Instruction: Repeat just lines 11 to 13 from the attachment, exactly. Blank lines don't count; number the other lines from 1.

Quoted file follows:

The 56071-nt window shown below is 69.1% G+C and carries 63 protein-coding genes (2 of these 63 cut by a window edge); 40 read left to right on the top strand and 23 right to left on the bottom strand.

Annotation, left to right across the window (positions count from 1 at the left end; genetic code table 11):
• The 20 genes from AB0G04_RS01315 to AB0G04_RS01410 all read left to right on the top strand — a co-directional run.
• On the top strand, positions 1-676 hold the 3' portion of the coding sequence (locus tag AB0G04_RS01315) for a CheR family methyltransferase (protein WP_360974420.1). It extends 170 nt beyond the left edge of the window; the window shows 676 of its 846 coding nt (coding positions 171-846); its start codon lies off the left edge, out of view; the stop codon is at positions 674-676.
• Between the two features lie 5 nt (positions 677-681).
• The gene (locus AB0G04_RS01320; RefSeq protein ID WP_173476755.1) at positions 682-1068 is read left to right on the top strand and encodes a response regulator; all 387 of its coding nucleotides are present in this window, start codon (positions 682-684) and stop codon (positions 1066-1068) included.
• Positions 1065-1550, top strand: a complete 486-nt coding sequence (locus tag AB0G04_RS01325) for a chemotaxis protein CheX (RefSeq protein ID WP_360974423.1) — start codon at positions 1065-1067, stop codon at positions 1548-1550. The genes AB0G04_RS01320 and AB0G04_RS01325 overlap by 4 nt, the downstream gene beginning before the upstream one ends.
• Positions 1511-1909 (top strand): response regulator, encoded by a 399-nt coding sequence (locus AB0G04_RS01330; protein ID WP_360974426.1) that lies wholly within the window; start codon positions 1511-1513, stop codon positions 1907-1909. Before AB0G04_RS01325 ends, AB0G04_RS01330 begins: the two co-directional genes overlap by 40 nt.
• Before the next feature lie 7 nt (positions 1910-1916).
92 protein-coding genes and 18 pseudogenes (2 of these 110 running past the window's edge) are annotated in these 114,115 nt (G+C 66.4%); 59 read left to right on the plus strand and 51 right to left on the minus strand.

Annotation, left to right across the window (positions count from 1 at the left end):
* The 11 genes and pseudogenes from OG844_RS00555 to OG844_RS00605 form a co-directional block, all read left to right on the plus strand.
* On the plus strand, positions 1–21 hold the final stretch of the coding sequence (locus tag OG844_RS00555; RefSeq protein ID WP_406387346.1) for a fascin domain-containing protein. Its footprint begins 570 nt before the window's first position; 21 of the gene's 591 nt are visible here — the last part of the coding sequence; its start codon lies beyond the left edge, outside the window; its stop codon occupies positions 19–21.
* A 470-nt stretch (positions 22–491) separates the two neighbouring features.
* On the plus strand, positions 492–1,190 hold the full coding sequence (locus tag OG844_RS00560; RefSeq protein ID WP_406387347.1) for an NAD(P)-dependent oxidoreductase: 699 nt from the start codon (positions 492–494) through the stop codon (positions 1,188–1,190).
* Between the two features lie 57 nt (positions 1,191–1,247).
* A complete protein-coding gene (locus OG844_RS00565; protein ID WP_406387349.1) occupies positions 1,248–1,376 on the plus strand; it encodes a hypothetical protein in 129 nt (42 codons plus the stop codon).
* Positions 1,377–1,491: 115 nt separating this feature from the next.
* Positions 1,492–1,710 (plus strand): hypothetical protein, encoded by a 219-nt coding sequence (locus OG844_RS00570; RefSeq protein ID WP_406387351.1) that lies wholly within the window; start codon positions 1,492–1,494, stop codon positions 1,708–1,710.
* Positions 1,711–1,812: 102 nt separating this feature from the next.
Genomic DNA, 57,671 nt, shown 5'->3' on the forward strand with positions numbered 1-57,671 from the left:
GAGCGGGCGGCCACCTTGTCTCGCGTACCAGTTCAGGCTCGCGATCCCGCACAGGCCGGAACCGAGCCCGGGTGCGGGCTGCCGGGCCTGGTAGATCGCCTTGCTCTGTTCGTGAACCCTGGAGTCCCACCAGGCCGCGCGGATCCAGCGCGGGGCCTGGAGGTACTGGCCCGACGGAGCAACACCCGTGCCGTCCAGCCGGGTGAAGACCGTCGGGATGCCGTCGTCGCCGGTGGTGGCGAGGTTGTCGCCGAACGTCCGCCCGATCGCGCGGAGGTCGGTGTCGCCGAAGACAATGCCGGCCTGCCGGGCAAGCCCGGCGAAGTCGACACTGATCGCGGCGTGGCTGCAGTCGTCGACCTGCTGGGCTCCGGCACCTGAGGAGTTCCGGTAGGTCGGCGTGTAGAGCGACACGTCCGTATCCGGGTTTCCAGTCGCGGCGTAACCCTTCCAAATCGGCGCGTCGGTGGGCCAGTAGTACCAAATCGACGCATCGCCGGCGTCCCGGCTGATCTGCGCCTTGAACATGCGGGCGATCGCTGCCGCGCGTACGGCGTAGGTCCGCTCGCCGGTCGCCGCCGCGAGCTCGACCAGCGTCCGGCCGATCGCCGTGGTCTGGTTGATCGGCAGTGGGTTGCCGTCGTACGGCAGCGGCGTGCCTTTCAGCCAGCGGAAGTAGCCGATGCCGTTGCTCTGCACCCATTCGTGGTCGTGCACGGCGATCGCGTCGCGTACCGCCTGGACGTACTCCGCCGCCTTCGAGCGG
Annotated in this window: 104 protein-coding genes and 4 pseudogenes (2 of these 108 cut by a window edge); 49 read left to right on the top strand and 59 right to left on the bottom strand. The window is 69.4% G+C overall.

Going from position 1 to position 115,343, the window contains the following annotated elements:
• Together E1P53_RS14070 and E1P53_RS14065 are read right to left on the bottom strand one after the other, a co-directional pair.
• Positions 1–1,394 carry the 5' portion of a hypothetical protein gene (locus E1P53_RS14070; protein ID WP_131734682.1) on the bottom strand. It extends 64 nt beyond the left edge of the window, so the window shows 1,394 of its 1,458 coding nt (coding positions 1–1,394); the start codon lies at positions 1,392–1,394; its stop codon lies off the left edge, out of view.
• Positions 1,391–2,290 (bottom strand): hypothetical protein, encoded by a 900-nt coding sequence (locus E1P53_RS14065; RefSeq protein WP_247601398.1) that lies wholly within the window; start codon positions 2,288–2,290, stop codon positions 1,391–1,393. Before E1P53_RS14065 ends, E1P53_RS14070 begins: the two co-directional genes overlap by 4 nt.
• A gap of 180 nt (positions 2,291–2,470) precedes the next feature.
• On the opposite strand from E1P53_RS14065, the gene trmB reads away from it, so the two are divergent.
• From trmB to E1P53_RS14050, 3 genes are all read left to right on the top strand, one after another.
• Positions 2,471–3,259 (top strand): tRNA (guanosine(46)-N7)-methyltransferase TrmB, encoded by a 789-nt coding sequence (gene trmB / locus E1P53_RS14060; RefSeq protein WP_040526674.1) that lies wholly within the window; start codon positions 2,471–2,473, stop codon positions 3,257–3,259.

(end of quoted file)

Annotation, left to right across the window (positions count from 1 at the left end):
* The 11 genes and pseudogenes from OG844_RS00555 to OG844_RS00605 form a co-directional block, all read left to right on the plus strand.
* On the plus strand, positions 1–21 hold the final stretch of the coding sequence (locus tag OG844_RS00555; RefSeq protein ID WP_406387346.1) for a fascin domain-containing protein. Its footprint begins 570 nt before the window's first position; 21 of the gene's 591 nt are visible here — the last part of the coding sequence; its start codon lies beyond the left edge, outside the window; its stop codon occupies positions 19–21.